Saddle Creek | Now It's Overhead | Reviews


Dark Light Daybreak

Author: Annie Zaleski
07/12/2006 | St. Louis Riverfront Times | | Live Show Preview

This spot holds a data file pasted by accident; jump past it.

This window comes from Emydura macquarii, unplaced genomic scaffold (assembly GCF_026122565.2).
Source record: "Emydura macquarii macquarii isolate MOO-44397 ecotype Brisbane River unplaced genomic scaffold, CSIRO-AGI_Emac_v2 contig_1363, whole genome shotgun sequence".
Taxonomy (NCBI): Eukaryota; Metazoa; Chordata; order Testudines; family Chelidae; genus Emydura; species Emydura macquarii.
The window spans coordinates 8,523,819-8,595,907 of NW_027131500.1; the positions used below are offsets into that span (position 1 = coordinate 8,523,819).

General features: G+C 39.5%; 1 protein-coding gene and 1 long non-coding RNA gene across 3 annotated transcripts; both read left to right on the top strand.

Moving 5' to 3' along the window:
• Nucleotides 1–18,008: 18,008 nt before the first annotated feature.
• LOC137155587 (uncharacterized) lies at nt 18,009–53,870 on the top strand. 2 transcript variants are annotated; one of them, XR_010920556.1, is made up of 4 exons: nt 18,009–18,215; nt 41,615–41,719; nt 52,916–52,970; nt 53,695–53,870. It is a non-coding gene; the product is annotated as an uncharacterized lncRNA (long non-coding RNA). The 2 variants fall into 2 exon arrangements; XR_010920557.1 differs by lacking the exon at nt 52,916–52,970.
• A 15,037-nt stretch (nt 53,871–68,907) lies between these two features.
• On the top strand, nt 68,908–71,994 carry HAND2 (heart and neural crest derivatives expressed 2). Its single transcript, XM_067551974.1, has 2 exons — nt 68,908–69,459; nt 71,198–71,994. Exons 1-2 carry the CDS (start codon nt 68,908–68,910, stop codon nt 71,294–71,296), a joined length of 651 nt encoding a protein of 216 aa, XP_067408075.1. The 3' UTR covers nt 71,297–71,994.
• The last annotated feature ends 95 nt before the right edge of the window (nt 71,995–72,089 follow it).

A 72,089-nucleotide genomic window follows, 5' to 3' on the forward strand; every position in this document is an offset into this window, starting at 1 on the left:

Saddle Creek darlings Now It's Overhead — who opened R.E.M.'s 2004 Fox Theatre show — successfully capture the enigmatic brooding and mystical Southern Gothic longing of the Athens, Georgia, band's best albums. On the upcoming Dark Light Daybreak, NIO vocalist-songwriter-wunderkind Andy LeMaster croons with a faint wrinkled twang that's very Stipean, while the accompanying music — including spiraling lullabies, stormy rock and synth-speckled lurches — include the band's best compositions yet. (Added bonus: The fabulous, multi-layered "Estranged" is a lost shoegazer anthem.) In contrast, Omaha's Tilly and the Wall sound like R.E.M.'s "Shiny Happy People" playing on a continuous loop, all rainbows and harmonic sunshine courtesy of twinkle-toed tap-dancer Jamie Williams and cheerful, dueling female vocalists. But their second album, Bottoms of Barrels, lets cracks of lyrical darkness peek through their otherwise Salvador Dalํ-surreal, optimistic wordplay. This cloud cover is brief, though, as bullfighting horns, handclaps and other Technicolor indie-rock tricks create a Romper Room-worthy uplift.